The web of phony college credits for incoming athletes that brought down New Mexico's basketball squad and coach has spread to entangle Oregon . . . maybe Oregon State too.

In Eugene, Rich Brooks, Oregon football coach, offered his resignation -- refused by the university president, William Boyd -- after it was learned that Paul Perez, a freshman Webfoot player, had been given credit for course work he never took. Perez admitted receiving three hours of credit for a correspondence course through Ottawa U. of Kansas; 10 hours, credit for courses at Los Angeles Valley College, a two-year school in Van Nuys, Calif., that teaches an Ottawa extension course called "Current Problems and Principles of Coaching Athletics." He also admitted having done no work on the courses, although Oregon offensive coordinator John Becker allegedly arranged for him to handle by mail the studies at L.A. Valley -- where Becker used to be head football coach.

Boyd said the university has found that all 13 hours credited to Perez to bring him up to standard for admission after high school deficiency were bogus but that transcripts of the other two Duck players who took courses at L.A. Valley checked out okay, they actually attended classes and did the work. Oregon, coming off its first winning football campaign, evidently won't have to forfeit any victories, because Perez, a defensive lineman from Aurora, Ill., didn't play due to illness and injury.

Brooks, evidently in the clear after offering to quit in support of Becker, "will continue as head football coach and will only try harder."

In Portland, the FBI said it is investigating allegations of mail fraud and bribery involving student athletes at both Oregon and Orgeon State. The bureau said the common thread arose during the New Mexico probe of false credit for Ottawa extension courses.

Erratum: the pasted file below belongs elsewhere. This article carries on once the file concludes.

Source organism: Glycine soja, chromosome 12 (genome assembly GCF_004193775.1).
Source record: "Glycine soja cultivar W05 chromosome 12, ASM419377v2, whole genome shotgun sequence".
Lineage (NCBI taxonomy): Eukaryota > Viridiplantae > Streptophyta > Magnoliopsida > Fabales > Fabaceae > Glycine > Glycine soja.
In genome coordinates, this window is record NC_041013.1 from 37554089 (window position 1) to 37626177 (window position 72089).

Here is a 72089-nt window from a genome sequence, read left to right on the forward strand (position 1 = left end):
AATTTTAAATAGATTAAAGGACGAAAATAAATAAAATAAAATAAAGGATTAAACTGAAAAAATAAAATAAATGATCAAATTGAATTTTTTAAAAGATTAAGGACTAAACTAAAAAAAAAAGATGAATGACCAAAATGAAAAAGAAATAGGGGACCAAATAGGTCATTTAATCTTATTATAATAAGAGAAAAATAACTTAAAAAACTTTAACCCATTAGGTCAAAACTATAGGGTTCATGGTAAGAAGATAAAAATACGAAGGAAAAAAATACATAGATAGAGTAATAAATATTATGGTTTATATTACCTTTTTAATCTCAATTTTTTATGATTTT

Where next? . . .

Harvey Martin salvaged a little class with his telegram of apology to Jack Pardee and the Redskins Monday night, but the big Cowboy still is in no class with Earl Campbell. The Houston Earler was named MVP of the NFL by Associated Press yesterday. Campbell, a 1,697-yard sophomore after winning rookie-of-year awards on 1,450 yards in '78, drew 34 votes from a nationwide panel of 84 sportswriters-casters. Runner-up: Dan Fouts, 27. Then a long drop to Brian Sipe, 7; Terry Bradshaw and Roger Staubach, 5.

College football coach-go-round: Pepper Rodgers fired at Georgia Tech after a not-so-colorful 34-31-2 stand with a 4-6-1 finishing sag . . . Bob Naso hired at Columbia as head mentor after 21 years as a football assistant and 13 as head lacrosse coach at Rutgers . . . and Earle Bruce hospitalized at Ohio State. Chest pains as he prepped his 11-0 Buckeyes for the Rose Bowl caused him to miss the first practices of his career. Early tests show no heart problem, attribute the pains probably to a chest cold, but doctors will keep Bruce, 48, for 48-72 hours of tests before springing the just-named UPI college coach of the year.